(Front) The Clench Common bracelet - the other bracelet was found at Potterne(Front) The Clench Common bracelet - the other bracelet was found at PotterneDr Leary will be hoping that his students from Reading University's Archaeological Field School and their international colleagues will make many more finds to reveal how people lived at the time the henges at Marden, Avebury and at Stonehenge were in use.  They have already made some significant finds.

Visitors should not leave the Museum without finding time to marvel at the Later Bronze Age gold bracelet found at Clench Common.

Marlborough Open Studios:  to help mark the twentieth anniversary of Marlborough Open Studios, the Wiltshire Museum is putting on a special display over the weekend of 11 & 12 July.  They are bringing out of their storerooms works by some of the areas best known artists.  

The gallery will also include a display about Eric Ravilious (1903-1942)  - a water-colourist famous for his views of Wiltshire such as Wiltshire Landscape, Strawberry beds near Pewsey and the iconic painting of Westbury's White horse seen from a third class railway carriage.   He was killed when he was working as a war artist and his plane disappeared off Iceland.

 

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No candles but plenty of flames as steam rally celebrates 40 years

Stunt Mania in actionStunt Mania in actionThere were no candles, but plenty of flames as the Wiltshire Steam and Vintage Rally celebrated its 40th anniversary at Oare this weekend.

The flames came in the form of mother-and-son motorcycle display team Stunt Mania. Over two shows each day they thrilled crowds with jumps, wheelies and - finally - fire stunts, with self-proclaimed Fire Queen Hayley Rilings riding her bike through a blazing hay bale as her son Ashley mounted a ramp and jumped above her.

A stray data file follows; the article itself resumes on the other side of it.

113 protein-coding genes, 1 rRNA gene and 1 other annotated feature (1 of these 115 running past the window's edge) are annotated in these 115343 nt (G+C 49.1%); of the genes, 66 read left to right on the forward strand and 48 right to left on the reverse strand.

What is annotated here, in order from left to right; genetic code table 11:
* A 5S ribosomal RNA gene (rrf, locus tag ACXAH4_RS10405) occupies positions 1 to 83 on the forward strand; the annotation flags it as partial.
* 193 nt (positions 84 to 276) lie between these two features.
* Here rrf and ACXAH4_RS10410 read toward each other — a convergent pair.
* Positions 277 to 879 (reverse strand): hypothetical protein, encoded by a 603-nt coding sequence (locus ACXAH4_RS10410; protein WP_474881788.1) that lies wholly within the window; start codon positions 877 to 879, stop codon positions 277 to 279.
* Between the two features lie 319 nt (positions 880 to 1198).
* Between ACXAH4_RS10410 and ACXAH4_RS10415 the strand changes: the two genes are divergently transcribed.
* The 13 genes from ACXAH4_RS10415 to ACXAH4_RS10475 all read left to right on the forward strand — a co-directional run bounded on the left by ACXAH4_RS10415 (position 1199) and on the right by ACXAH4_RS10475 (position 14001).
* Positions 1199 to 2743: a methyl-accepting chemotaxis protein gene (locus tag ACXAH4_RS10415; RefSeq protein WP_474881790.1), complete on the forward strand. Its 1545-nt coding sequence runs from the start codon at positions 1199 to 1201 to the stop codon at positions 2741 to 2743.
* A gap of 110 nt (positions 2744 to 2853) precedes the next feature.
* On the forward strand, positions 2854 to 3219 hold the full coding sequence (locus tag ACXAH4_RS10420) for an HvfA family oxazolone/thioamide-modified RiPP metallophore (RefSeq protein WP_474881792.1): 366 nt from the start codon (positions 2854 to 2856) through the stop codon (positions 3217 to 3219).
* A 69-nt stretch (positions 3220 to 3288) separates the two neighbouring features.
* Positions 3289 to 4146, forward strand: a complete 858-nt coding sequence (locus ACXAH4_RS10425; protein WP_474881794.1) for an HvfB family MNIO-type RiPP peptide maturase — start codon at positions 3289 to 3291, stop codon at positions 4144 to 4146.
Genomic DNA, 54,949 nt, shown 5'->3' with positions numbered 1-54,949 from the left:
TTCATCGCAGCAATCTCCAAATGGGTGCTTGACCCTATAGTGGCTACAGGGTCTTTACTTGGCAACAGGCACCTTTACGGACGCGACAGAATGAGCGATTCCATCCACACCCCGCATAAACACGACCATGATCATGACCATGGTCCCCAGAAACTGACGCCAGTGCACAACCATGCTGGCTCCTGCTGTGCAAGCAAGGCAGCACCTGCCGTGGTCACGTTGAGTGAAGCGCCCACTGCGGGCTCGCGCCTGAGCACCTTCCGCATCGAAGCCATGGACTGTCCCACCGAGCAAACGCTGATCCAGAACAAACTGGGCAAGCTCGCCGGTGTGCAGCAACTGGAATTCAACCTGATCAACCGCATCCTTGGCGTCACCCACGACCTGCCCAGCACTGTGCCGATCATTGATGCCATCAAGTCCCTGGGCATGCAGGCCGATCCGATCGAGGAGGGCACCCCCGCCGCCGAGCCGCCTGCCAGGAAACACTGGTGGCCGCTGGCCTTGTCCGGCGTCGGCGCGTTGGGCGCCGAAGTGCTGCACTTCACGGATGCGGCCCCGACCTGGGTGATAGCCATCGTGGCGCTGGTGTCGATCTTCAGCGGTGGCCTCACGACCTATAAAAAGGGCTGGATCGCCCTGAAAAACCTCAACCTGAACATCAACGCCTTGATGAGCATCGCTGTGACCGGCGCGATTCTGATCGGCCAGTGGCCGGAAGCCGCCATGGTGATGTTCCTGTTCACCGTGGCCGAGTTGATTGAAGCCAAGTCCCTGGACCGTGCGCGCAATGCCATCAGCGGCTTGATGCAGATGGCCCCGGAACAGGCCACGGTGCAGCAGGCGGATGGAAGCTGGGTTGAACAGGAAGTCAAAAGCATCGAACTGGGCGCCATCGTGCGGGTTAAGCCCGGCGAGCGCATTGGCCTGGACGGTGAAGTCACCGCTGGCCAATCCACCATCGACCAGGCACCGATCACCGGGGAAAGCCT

Creating lots of smoke, but enjoying a far more sedate pace, were the steam miniatures. More than 30 of them took to the arena, and several could be seen ring-side running belt-driven agricultural equipment.

There were plenty of full-size steam engines around the Rainscombe Park showground too, including a 1909 Burrell Agricultural Engine owned and driven by Tim Mayhew of Wilton near Salisbury.

There were almost 80 vintage commercial vehicles including delivery and haulage trucks, fire engines and ambulances, Land Rovers and Jeeps, most in stunning condition after being brought back to life by enthusiastic owners.

The show attracts well over 100 classic and vintage cars every year. Some - including Minis, VW Beetles and MG roadsters – are barely older than the show itself. Others, like the 1992 convertible BMW318i, have attained the status of recent classics.

But undoubtedly the oldest, and the noisiest, was the 1905 Fiat Isotta Fraschini land speed record car. The spoked rear wheels are driven by a chain attached to a 16.5 litre aero engine designed to power an airship. It has a top speed of 120mph, and was warmly welcomed by enthusiasts having made the short trip from Burbage – especially when that engine was first fired up.

Click any image to enlarge it

Tim Mayhew with his Burrell Agricultural EngineTim Mayhew with his Burrell Agricultural EngineA 1969 E-Type Jaguar, 1972 VW Beetle 1302S, and a Triumph Herald  from 1960A 1969 E-Type Jaguar, 1972 VW Beetle 1302S, and a Triumph Herald from 1960A 1949 Thornycroft delivery van in Elkes Biscuits livery, a 1959 Bensons Sweets delivery van, and a Bedford Morris vanA 1949 Thornycroft delivery van in Elkes Biscuits livery, a 1959 Bensons Sweets delivery van, and a Bedford Morris vanMiniature engines in steamMiniature engines in steamA four-and-a-half-inch scale replica of a Burrell engineA four-and-a-half-inch scale replica of a Burrell engineThe 1905 Fiat Isotta Fraschini in actionThe 1905 Fiat Isotta Fraschini in action

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Family day puts wind in sails of windmill charity

 

David Lemon as Mr Toad welcomes visitors to the windmillDavid Lemon as Mr Toad welcomes visitors to the windmillA Wind in the Willows themed family fun day brought hundreds of adults and children to the only working windmill in Wessex on Saturday.